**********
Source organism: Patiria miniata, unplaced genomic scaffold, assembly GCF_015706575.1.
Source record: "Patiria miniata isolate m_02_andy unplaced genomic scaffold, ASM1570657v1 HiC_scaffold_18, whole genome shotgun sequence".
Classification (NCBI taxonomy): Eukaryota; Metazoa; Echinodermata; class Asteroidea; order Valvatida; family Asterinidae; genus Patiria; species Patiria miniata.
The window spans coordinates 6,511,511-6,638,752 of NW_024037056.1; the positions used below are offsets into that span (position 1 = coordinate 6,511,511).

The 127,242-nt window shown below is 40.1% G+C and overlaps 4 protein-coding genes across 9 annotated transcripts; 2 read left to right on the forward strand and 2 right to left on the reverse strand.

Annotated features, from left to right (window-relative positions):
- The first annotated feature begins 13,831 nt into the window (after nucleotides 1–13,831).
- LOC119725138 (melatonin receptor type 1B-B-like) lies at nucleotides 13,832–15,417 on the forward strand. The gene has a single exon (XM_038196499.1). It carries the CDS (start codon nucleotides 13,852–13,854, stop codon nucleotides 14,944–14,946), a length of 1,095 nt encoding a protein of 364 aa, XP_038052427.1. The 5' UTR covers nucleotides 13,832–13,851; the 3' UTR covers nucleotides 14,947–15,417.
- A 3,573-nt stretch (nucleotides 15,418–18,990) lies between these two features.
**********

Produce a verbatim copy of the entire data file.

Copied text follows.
Source organism: Patiria miniata, unplaced genomic scaffold, assembly GCF_015706575.1.
Source record: "Patiria miniata isolate m_02_andy unplaced genomic scaffold, ASM1570657v1 HiC_scaffold_18, whole genome shotgun sequence".
Classification (NCBI taxonomy): Eukaryota; Metazoa; Echinodermata; class Asteroidea; order Valvatida; family Asterinidae; genus Patiria; species Patiria miniata.
The window spans coordinates 6,511,511-6,638,752 of NW_024037056.1; the positions used below are offsets into that span (position 1 = coordinate 6,511,511).

The 127,242-nt window shown below is 40.1% G+C and overlaps 4 protein-coding genes across 9 annotated transcripts; 2 read left to right on the forward strand and 2 right to left on the reverse strand.

Annotated features, from left to right (window-relative positions):
- The first annotated feature begins 13,831 nt into the window (after nucleotides 1–13,831).
- LOC119725138 (melatonin receptor type 1B-B-like) lies at nucleotides 13,832–15,417 on the forward strand. The gene has a single exon (XM_038196499.1). It carries the CDS (start codon nucleotides 13,852–13,854, stop codon nucleotides 14,944–14,946), a length of 1,095 nt encoding a protein of 364 aa, XP_038052427.1. The 5' UTR covers nucleotides 13,832–13,851; the 3' UTR covers nucleotides 14,947–15,417.
- A 3,573-nt stretch (nucleotides 15,418–18,990) lies between these two features.